The Two Devines By Banjo Paterson

The Two Devines by Banjo Paterson

Legendary Loyalty Themes in Banjo Paterson’s “The Two Devines”

On the surface, this lively ballad celebrates the skill and grit of champion shearers the Two Devines. But further analysis reveals Paterson also providing insight into loyalty, dignity, and moral codes in colonial Australia.

When the legendary brothers rush home at news of their father’s approaching death, it proves a false alarm. However, they deem it unthinkable to miss even a day’s contracted shearing. Their code demands honoring their word to use their gifts fully, not exploit tragedy.

The Man from Snowy River and Other Verses by Andrew Barton 'Banjo' Paterson - Book Cover

The Man from Snowy River and Other Verses

by Andrew Barton ‘Banjo’ Paterson

The shearers’ astonished boss assumes the funeral ruse is opportunism to quit early for drinking. But the brothers uphold their standards, foregoing family for responsibility.

While humorously exaggerated, the tale implies ideals mattered to many new Australians. By honoring obligations, the Devines maintain their dignity and self-respect as exemplary bushmen, not indolent rogues.

So “The Two Devines” provides nuanced perspective on codes defining Australian identity. Paterson suggests that behind the irreverent caricatures lay honest folk who took pride in their word.

The Two Devines

It was shearing-time at the Myall Lake,
And there rose the sound thro’ the livelong day
Of the constant clash that the shear-blades make
When the fastest shearers are making play,
But there wasn’t a man in the shearers’ lines
That could shear a sheep with the two Devines.

They had rung the sheds of the east and west,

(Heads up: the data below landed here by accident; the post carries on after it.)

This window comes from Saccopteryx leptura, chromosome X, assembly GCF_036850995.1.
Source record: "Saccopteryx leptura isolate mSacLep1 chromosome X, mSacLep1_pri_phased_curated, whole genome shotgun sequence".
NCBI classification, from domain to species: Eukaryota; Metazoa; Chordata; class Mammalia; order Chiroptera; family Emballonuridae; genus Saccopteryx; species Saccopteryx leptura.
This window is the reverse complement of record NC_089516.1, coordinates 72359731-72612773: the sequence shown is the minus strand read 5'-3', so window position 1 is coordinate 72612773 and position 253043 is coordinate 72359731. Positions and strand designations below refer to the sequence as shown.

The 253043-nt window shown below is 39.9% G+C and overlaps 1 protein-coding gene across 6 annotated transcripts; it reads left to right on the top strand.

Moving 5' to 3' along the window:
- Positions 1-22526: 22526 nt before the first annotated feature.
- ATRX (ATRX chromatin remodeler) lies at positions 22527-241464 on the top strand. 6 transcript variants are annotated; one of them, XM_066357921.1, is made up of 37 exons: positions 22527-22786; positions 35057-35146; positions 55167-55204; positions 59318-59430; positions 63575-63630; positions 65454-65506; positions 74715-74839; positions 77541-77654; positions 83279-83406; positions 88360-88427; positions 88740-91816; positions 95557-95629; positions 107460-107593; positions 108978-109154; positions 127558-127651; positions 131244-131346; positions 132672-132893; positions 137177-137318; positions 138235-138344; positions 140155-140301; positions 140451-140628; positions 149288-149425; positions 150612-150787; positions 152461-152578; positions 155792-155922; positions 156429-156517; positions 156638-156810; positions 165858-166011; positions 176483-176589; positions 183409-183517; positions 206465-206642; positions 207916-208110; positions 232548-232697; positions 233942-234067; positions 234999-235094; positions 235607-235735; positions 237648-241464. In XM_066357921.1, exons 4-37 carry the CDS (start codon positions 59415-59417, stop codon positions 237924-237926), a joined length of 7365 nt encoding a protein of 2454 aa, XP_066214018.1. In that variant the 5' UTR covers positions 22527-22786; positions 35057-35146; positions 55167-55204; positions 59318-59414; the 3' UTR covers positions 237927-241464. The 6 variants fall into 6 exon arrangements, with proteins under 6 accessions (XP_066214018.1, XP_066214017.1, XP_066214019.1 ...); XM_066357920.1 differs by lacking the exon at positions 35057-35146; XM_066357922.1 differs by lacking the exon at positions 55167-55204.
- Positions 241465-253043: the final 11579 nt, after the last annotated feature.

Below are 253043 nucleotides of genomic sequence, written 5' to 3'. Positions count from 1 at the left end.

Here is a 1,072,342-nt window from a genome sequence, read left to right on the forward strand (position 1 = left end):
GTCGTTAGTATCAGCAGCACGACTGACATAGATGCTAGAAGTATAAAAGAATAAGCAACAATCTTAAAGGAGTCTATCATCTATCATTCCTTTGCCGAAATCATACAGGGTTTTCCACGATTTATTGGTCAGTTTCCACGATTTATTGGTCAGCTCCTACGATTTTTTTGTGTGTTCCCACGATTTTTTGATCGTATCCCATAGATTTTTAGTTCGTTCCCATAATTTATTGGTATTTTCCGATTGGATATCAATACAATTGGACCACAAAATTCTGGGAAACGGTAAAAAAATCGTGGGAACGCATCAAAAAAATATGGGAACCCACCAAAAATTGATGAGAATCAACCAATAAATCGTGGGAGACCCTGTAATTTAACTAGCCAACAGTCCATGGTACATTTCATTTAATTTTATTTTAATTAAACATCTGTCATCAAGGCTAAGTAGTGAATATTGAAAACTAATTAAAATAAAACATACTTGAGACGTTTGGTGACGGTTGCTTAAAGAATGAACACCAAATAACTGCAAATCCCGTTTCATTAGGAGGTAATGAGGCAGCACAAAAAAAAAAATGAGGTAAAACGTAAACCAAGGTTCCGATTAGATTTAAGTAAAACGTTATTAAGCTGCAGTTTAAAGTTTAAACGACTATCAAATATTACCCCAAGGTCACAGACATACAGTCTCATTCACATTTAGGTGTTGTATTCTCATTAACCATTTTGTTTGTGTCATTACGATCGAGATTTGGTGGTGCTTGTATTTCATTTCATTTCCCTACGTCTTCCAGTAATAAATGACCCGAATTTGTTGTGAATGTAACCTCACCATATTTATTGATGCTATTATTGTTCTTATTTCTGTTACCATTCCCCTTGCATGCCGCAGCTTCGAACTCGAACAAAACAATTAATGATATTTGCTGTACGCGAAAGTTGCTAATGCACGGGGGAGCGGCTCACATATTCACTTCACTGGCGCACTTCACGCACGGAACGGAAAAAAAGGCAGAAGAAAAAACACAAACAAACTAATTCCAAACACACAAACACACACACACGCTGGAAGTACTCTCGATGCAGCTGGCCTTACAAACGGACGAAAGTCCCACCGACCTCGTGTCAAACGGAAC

Had beaten the cracks of the Walgett side,
And the Cooma shearers had giv’n them best —
When they saw them shear, they were satisfied.
From the southern slopes to the western pines
They were noted men, were the two Devines.

‘Twas a wether flock that had come to hand,
Great struggling brutes, that the shearers shirk,
For the fleece was filled with the grass and sand,
And seventy sheep was a big day’s work.
`At a pound a hundred it’s dashed hard lines
To shear such sheep,’ said the two Devines.

But the shearers knew that they’d make a cheque
When they came to deal with the station ewes;
They were bare of belly and bare of neck
With a fleece as light as a kangaroo’s.
`We will show the boss how a shear-blade shines
When we reach those ewes,’ said the two Devines.

But it chanced next day when the stunted pines
Were swayed and stirred with the dawn-wind’s breath,
That a message came for the two Devines
That their father lay at the point of death.
So away at speed through the whispering pines
Down the bridle track rode the two Devines.

It was fifty miles to their father’s hut,
And the dawn was bright when they rode away;
At the fall of night when the shed was shut
And the men had rest from the toilsome day,
To the shed once more through the dark’ning pines
On their weary steeds came the two Devines.

Well, you’re back right sudden,’ the super. said; Is the old man dead and the funeral done?’
Well, no, sir, he ain’t not exactly dead, But as good as dead,’ said the eldest son — And we couldn’t bear such a chance to lose,
So we came straight back to tackle the ewes.’

 .    .    .    .    .

They are shearing ewes at the Myall Lake,
And the shed is merry the livelong day
With the clashing sound that the shear-blades make
When the fastest shearers are making play,
And a couple of `hundred and ninety-nines’
Are the tallies made by the two Devines.

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